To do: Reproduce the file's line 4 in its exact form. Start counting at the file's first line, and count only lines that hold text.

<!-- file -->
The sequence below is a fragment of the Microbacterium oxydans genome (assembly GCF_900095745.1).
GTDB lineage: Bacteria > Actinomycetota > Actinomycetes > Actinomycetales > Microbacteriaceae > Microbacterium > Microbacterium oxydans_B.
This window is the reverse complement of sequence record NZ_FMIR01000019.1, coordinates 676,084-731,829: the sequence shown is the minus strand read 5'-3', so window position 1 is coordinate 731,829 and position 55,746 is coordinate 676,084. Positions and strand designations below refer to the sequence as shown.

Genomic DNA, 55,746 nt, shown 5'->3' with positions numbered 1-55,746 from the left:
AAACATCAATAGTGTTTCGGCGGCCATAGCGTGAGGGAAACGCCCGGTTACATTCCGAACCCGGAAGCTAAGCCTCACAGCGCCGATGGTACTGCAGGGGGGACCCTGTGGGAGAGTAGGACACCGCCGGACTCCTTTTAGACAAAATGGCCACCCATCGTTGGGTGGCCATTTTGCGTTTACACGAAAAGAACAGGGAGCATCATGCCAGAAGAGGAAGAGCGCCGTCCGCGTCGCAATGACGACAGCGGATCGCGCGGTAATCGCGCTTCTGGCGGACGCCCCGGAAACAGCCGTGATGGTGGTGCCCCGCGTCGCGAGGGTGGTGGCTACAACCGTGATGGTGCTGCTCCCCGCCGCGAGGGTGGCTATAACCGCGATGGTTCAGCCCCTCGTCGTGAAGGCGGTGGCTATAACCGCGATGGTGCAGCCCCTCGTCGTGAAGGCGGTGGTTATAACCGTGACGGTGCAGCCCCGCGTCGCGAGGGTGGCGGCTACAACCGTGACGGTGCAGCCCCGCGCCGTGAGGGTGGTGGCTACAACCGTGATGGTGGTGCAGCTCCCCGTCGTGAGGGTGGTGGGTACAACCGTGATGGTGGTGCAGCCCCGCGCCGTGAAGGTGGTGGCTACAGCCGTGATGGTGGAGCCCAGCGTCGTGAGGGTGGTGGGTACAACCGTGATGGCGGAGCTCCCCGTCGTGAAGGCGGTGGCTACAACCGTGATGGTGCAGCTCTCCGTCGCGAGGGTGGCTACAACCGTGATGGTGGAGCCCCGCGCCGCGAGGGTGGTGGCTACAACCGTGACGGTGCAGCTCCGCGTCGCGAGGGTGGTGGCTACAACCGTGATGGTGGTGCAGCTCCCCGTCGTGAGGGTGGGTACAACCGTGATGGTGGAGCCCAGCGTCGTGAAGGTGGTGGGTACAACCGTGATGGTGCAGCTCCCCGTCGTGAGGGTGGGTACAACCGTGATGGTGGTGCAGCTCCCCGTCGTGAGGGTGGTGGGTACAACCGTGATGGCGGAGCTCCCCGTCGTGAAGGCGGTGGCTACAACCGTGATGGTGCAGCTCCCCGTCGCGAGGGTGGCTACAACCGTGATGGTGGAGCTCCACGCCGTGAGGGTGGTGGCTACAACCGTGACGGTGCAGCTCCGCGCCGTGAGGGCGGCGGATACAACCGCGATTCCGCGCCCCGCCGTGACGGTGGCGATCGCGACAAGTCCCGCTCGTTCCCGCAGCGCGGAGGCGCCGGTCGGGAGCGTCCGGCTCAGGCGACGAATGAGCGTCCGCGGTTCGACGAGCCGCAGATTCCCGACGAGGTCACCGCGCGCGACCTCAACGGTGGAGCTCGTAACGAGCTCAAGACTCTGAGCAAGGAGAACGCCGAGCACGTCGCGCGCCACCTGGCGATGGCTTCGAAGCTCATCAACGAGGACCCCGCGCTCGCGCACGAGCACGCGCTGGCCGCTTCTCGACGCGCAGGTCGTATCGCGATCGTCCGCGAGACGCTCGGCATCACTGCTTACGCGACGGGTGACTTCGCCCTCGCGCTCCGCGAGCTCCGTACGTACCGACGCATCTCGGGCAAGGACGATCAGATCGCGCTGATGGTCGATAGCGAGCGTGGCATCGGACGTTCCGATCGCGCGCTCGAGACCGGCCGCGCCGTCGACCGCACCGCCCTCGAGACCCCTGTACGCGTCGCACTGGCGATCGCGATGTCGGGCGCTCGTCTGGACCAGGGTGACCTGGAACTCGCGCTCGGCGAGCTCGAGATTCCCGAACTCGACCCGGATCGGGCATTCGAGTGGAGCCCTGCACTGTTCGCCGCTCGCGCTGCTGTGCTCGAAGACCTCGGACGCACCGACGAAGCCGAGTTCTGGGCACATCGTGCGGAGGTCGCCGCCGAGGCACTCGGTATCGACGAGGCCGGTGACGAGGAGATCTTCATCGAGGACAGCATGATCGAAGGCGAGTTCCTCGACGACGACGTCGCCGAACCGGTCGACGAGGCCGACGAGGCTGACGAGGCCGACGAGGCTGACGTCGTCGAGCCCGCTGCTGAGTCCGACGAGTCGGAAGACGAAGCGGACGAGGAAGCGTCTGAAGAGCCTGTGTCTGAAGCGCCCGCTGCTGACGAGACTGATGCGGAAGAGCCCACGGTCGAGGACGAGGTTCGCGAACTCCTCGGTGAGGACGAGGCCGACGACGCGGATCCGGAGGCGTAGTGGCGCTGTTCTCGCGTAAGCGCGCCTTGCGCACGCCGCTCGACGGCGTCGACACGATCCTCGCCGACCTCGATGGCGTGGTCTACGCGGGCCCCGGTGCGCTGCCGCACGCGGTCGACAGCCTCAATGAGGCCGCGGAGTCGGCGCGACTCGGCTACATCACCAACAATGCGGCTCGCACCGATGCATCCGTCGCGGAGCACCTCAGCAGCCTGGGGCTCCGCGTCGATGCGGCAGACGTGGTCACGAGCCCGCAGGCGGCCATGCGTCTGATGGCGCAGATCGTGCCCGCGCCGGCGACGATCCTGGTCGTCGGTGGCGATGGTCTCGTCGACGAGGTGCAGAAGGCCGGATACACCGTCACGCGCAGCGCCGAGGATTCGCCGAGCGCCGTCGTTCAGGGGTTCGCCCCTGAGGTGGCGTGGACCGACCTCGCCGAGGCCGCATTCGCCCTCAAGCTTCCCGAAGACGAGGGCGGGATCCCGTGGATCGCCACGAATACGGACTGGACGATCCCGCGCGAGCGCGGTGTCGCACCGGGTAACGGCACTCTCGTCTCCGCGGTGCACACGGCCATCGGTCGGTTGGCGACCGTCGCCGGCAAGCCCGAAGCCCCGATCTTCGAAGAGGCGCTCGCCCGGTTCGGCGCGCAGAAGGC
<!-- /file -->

Genomic DNA, 55,746 nt, shown 5'->3' with positions numbered 1-55,746 from the left: